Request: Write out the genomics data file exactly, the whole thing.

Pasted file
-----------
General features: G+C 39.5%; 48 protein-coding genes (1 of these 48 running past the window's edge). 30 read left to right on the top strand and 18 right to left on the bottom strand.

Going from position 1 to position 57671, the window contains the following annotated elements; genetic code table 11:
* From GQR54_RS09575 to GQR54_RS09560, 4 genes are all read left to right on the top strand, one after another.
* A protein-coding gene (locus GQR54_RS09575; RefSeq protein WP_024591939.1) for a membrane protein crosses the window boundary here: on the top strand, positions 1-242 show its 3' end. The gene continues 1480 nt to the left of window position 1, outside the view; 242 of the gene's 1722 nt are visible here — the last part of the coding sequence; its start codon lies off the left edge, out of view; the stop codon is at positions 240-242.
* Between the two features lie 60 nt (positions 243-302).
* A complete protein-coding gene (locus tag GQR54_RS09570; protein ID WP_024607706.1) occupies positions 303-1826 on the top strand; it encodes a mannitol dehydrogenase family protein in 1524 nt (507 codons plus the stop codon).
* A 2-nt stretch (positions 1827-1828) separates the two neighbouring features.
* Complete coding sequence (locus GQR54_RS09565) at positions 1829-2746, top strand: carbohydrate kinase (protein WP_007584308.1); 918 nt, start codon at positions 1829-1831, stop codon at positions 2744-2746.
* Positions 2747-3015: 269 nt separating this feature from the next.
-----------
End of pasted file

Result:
General features: G+C 39.5%; 48 protein-coding genes (1 of these 48 running past the window's edge). 30 read left to right on the top strand and 18 right to left on the bottom strand.

Going from position 1 to position 57671, the window contains the following annotated elements; genetic code table 11:
* From GQR54_RS09575 to GQR54_RS09560, 4 genes are all read left to right on the top strand, one after another.
* A protein-coding gene (locus GQR54_RS09575; RefSeq protein WP_024591939.1) for a membrane protein crosses the window boundary here: on the top strand, positions 1-242 show its 3' end. The gene continues 1480 nt to the left of window position 1, outside the view; 242 of the gene's 1722 nt are visible here — the last part of the coding sequence; its start codon lies off the left edge, out of view; the stop codon is at positions 240-242.
* Between the two features lie 60 nt (positions 243-302).
* A complete protein-coding gene (locus tag GQR54_RS09570; protein ID WP_024607706.1) occupies positions 303-1826 on the top strand; it encodes a mannitol dehydrogenase family protein in 1524 nt (507 codons plus the stop codon).
* A 2-nt stretch (positions 1827-1828) separates the two neighbouring features.
* Complete coding sequence (locus GQR54_RS09565) at positions 1829-2746, top strand: carbohydrate kinase (protein WP_007584308.1); 918 nt, start codon at positions 1829-1831, stop codon at positions 2744-2746.
* Positions 2747-3015: 269 nt separating this feature from the next.